But here's what makes supplemental addresses really interesting. When
you combine the use of supplemental addresses with pretty much any other
anti-spam model, it tends to preserve the strength of the model while
greatly reducing or even eliminating the negative side effects that
pretty much every model contains.
Dave Crocker wrote:
Expecting users to create, remember and use any significant number of
email addresses imposes a significant burden on them. While you or I might
that burden both feasible and worthwhile, will it be either of these for an
So my question about supplemental addresses is how they can possibly be
in the Internet scale and variability of a billion users?
I totally agree with you that clogging the user's name space with email
addresses and introducing changes in behavior is not going to work for
widespread acceptance. I share with you in the belief that for a supplement
address system to be even modestly successful, it must be transparent to most
users and maintenance free, which we have strived to achieve in the extreme
over a long stretch of R&D (almost 5 years now).
While working with live production installations, the market has taught us many
things about what will, and will not, be acceptable in the use of supplemental
addresses. One thing that has always been at the forefront of our design
decisions was to increasingly make the the creation and management of
supplemental addresses as transparent as possible. The good news is that most
of our users say that they forget that they are using the system. The bad
news (at least for me) was that it took a long time to work out all the
operational considerations to achieve transparency.
The system is deployed one enterprise at a time. All mail into and out of the
enterprise is configured to pass through the system as a gateway. On the way
out, the system determines, based on a fairly large number of criteria, which
supplemental address(es) (if any) are to be used or whether a new one is to be
created. All references to the original, "internal" address are replaced in
the header, body and certain attachments with the "correct" supplemental
address before delivery to the recipient.
On replies and messages sent back, the process is reversed. The system
performs an address-specific perimeter defense check on the incoming message to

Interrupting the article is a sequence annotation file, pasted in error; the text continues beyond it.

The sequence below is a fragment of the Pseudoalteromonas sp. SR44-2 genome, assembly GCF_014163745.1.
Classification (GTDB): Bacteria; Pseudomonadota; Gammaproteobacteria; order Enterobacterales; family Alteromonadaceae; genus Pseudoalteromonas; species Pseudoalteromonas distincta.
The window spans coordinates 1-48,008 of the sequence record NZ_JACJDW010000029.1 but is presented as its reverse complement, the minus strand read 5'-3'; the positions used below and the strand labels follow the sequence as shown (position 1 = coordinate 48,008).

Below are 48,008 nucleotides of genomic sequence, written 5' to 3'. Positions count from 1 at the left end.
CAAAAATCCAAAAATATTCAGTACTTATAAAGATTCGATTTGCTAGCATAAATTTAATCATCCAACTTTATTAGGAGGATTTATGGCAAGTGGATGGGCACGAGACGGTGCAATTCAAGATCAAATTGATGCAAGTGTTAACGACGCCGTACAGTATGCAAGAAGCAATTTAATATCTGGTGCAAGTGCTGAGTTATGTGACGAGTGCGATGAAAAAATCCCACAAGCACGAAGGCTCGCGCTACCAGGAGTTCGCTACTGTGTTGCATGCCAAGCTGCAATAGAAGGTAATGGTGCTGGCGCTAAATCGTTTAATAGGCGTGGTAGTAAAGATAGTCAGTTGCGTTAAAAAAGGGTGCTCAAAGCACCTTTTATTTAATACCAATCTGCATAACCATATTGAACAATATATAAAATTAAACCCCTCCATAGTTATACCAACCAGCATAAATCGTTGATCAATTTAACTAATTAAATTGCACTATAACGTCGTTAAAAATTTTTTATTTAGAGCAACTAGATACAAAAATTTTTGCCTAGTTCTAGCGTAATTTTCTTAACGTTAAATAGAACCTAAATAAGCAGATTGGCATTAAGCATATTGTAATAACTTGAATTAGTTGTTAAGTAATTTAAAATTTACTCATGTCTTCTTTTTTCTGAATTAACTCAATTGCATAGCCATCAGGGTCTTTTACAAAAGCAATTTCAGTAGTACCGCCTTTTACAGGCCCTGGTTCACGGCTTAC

ensure that the address is of a known user (which stops the pounding of
messages to unknown addresses), then determines whether the recipient address
requires a security assessment, and finally performs that assessment if
Disposition of messages deemed unacceptable can be handled in a wide variety of
techniques (again, the market has taught us that everyone has a different
preference). At the users option, they can be rejected, routed to a personal
spam folder, routed to a delegated/group spam folder, or quarantined on our
If security is either not needed or successfully cleared, any reference to
supplemental addresses are translated to the original address before delivery
to the host infrastructure/MTA.
So we scale one enterprise at a time. Each enterprise takes the full benefit
for choosing to deploy our system without any change in the behavior of the
vast majority of external correspondents that communicate with our users. We
add to our user base by the score, hundred(s) or thousands per enterprise.
One more thing that we have learned is that different people have different
needs and preferences, and at all times our system can be configured to use
many, some or no supplemental addresses based on user or enterprise properties.
Some users may not like the idea of having more than 1 address, so they rely
on content filtering or white listing alone (with or without C/R, which is
optional, too). When no supplemental addresses are employed, our system has
performance characteristics like many other "traditional" products, so at our
worst we're like most other solutions.
However, looking just at the technology alone, when the user (or their admin)
configures their account to use some, or many, supplemental addresses, in
combination with content filtering or white listing, the overall performance of
the combination improves for the user/host. From a purely metric point-of-view
(i.e. when measuring spam blocked, false positives, processing speed), customer
data shows that the more supplemental addresses employed, the greater the
performance and degree of control and forensic insight. But, it's a reality
that you cannot get everyone in even a small business to want or need the same
power and level of control, so we allow different combinations to be chosen for
people with varying spam problems and levels of technical acumen.
So I'm emphasizing a few things here. First, that it is possible to make the
use of supplemental addresses very transparent to the user. Second, that not
everyone will want to use supplemental addresses (at least initially), and that
customers will want some inboxes to have only a single address (sales@,
support@, abuse@), so implementation a of supplemental address model must offer
a range of configurable address magnification behaviors, from 1 to some to
many. Finally, combining other security approaches with supplemental addresses
provides for a higher performance solution than the other security approach
alone, the benefit for which can be consumed one enterprise at a time.
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